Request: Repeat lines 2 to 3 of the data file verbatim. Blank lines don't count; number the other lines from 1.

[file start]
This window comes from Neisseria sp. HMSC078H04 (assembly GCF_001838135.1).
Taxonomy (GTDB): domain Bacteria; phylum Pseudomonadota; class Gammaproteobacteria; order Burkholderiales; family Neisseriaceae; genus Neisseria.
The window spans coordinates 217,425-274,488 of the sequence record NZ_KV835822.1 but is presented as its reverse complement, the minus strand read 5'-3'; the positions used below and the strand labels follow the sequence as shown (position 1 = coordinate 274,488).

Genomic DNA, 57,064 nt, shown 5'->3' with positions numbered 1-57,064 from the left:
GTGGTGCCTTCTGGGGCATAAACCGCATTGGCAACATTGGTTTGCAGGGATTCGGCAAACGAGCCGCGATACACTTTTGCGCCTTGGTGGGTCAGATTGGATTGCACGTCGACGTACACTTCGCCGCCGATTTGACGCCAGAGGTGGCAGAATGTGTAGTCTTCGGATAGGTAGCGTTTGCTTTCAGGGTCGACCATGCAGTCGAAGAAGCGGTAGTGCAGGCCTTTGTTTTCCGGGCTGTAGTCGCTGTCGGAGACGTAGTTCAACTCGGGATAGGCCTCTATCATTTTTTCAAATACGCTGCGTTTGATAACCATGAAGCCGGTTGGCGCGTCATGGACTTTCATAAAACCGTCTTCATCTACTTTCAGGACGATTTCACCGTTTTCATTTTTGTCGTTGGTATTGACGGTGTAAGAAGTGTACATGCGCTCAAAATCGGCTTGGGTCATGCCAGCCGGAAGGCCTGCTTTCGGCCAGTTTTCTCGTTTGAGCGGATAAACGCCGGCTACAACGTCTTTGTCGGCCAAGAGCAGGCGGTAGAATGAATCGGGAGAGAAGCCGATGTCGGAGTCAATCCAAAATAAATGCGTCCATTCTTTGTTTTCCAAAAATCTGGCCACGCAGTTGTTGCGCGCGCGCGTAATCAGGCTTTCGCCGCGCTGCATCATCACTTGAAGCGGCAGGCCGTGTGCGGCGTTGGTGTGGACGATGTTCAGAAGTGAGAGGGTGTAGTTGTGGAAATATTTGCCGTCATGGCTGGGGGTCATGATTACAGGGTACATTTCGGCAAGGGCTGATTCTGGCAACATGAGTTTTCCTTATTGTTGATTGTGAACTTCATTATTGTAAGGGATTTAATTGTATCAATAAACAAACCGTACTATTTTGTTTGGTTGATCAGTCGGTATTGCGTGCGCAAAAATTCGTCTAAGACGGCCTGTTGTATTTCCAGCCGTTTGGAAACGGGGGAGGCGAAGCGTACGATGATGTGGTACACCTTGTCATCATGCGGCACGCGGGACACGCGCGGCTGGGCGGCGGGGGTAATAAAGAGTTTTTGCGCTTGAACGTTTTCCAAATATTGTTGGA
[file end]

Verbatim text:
Taxonomy (GTDB): domain Bacteria; phylum Pseudomonadota; class Gammaproteobacteria; order Burkholderiales; family Neisseriaceae; genus Neisseria.
The window spans coordinates 217,425-274,488 of the sequence record NZ_KV835822.1 but is presented as its reverse complement, the minus strand read 5'-3'; the positions used below and the strand labels follow the sequence as shown (position 1 = coordinate 274,488).